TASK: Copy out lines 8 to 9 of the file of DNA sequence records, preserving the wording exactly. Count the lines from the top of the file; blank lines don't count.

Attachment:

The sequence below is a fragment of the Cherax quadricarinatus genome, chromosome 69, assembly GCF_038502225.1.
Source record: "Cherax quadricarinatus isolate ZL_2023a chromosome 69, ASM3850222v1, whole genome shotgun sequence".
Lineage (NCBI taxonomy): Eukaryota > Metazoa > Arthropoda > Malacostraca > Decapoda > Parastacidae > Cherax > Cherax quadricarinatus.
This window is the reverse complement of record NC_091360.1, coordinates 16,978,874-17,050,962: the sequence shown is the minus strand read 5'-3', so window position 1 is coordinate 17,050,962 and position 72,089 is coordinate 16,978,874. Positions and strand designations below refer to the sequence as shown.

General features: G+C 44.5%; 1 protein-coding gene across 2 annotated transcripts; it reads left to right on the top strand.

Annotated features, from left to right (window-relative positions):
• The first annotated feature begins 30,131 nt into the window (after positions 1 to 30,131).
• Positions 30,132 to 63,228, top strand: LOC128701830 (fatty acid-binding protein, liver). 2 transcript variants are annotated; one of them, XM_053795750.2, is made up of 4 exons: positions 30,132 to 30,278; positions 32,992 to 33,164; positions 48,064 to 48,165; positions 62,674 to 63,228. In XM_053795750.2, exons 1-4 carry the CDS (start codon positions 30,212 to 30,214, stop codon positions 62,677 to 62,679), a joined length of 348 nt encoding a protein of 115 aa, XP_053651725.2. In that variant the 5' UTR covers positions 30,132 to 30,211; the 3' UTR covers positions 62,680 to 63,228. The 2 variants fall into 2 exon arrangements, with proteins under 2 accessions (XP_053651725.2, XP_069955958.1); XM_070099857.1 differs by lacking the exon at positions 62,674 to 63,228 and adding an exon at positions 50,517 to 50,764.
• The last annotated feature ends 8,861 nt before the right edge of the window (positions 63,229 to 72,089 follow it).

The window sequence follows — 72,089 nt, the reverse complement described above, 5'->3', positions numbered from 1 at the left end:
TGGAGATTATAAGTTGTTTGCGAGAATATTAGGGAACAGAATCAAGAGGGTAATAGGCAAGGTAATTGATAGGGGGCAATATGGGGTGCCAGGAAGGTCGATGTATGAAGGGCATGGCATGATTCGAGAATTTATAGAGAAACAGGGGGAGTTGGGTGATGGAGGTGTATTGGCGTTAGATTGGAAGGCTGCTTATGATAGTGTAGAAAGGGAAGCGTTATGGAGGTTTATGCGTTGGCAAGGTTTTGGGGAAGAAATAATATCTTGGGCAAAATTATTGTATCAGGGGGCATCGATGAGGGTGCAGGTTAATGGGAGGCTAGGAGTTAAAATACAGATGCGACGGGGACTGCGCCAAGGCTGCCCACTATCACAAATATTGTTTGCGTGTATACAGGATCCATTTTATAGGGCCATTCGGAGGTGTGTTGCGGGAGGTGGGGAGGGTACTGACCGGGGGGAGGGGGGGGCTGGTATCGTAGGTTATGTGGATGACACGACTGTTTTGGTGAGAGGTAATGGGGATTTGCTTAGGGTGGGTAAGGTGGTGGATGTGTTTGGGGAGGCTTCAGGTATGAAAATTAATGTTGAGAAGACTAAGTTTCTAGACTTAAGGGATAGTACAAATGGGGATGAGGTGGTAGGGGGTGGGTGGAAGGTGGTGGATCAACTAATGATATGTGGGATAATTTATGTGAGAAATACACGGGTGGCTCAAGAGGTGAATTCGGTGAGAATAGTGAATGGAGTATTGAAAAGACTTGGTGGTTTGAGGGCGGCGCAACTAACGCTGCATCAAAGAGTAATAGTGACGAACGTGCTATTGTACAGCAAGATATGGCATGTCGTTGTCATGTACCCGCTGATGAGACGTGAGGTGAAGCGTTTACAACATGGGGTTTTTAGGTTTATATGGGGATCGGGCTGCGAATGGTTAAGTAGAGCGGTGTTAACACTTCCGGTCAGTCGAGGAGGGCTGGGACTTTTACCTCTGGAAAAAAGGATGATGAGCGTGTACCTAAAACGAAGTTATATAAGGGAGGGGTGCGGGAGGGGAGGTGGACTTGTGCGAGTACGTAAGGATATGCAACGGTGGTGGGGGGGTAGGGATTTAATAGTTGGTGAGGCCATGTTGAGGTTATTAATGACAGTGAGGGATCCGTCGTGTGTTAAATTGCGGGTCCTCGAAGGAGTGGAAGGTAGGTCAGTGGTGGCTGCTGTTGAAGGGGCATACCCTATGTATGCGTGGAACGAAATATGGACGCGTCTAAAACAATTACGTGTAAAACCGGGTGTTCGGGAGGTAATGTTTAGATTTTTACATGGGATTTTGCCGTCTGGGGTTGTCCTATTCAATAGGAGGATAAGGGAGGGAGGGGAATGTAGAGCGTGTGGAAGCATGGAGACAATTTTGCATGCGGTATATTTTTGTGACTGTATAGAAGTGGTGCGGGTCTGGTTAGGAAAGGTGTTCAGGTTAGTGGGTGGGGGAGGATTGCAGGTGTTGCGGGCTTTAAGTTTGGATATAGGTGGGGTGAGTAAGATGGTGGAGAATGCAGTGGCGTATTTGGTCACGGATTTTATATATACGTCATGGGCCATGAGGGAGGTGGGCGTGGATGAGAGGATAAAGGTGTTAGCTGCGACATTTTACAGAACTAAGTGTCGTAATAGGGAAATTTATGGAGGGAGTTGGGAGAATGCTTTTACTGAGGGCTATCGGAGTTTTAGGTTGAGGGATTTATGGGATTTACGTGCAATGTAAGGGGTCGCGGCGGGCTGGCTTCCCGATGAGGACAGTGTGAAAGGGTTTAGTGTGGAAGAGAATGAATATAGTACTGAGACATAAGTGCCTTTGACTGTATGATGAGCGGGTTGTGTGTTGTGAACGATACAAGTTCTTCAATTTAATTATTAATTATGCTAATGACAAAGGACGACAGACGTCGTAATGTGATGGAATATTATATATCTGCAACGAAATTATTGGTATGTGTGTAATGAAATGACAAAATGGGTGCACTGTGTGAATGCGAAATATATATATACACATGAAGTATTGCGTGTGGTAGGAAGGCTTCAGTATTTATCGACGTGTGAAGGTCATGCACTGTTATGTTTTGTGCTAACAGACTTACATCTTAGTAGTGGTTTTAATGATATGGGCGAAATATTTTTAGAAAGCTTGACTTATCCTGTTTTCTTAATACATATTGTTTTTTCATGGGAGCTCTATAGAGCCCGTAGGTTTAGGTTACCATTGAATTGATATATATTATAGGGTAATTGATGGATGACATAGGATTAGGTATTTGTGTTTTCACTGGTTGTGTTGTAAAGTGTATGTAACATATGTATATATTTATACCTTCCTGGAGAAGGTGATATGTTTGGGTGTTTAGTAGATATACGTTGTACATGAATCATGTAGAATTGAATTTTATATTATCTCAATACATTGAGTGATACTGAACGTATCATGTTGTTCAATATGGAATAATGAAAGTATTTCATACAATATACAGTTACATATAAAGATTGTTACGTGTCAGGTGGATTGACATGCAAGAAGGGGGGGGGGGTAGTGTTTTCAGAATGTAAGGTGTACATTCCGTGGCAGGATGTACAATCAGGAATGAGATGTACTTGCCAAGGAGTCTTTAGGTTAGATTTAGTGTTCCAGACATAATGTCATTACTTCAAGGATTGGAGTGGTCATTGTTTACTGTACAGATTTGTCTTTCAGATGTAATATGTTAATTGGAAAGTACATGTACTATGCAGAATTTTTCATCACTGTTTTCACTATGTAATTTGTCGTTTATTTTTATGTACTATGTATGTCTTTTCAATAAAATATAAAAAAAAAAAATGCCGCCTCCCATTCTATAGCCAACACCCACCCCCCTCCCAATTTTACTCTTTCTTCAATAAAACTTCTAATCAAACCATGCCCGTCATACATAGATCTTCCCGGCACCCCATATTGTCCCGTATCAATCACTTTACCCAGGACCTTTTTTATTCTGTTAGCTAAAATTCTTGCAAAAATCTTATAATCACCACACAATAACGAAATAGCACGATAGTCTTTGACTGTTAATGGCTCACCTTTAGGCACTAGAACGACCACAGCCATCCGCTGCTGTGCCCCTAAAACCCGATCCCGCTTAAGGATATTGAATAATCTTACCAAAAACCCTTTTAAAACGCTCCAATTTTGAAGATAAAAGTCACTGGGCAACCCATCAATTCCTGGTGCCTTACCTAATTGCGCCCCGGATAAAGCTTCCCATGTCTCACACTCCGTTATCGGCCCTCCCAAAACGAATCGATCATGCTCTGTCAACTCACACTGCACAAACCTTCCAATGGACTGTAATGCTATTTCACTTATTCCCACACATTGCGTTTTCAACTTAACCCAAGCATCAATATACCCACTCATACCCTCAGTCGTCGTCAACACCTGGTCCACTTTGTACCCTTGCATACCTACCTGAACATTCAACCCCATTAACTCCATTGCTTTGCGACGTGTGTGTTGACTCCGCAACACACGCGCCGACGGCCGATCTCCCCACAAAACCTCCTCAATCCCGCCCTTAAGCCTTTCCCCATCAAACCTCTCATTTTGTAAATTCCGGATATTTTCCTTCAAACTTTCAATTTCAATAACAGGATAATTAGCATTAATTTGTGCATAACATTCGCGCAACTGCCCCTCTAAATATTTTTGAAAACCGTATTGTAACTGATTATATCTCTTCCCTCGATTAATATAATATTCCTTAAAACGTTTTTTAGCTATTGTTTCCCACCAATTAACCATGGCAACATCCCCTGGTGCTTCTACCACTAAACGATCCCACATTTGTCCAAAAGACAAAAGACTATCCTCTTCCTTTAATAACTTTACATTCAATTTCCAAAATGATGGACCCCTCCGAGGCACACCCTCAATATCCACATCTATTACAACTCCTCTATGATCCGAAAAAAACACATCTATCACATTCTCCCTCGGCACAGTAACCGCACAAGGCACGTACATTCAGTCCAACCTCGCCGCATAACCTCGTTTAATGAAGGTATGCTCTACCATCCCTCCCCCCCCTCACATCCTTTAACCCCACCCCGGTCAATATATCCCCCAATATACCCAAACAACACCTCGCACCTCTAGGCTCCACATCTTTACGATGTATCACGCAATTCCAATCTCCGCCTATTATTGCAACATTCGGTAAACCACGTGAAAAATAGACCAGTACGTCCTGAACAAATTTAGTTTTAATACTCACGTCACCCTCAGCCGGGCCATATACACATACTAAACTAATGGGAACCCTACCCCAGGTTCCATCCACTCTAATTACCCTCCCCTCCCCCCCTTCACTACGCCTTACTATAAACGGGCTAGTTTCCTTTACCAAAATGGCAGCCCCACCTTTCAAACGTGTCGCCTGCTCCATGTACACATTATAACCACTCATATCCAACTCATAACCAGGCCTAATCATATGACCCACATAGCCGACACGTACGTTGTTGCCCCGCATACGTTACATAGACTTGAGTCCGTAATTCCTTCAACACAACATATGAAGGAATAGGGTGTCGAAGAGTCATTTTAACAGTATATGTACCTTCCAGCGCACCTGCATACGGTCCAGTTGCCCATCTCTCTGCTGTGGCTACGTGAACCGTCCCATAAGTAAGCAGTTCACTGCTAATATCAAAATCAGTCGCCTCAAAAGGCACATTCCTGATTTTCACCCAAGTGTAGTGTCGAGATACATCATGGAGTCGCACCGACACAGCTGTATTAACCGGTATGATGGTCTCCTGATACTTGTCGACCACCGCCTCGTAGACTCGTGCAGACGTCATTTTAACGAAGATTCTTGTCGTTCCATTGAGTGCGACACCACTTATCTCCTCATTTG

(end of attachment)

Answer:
• Positions 30,132 to 63,228, top strand: LOC128701830 (fatty acid-binding protein, liver). 2 transcript variants are annotated; one of them, XM_053795750.2, is made up of 4 exons: positions 30,132 to 30,278; positions 32,992 to 33,164; positions 48,064 to 48,165; positions 62,674 to 63,228. In XM_053795750.2, exons 1-4 carry the CDS (start codon positions 30,212 to 30,214, stop codon positions 62,677 to 62,679), a joined length of 348 nt encoding a protein of 115 aa, XP_053651725.2. In that variant the 5' UTR covers positions 30,132 to 30,211; the 3' UTR covers positions 62,680 to 63,228. The 2 variants fall into 2 exon arrangements, with proteins under 2 accessions (XP_053651725.2, XP_069955958.1); XM_070099857.1 differs by lacking the exon at positions 62,674 to 63,228 and adding an exon at positions 50,517 to 50,764.
• The last annotated feature ends 8,861 nt before the right edge of the window (positions 63,229 to 72,089 follow it).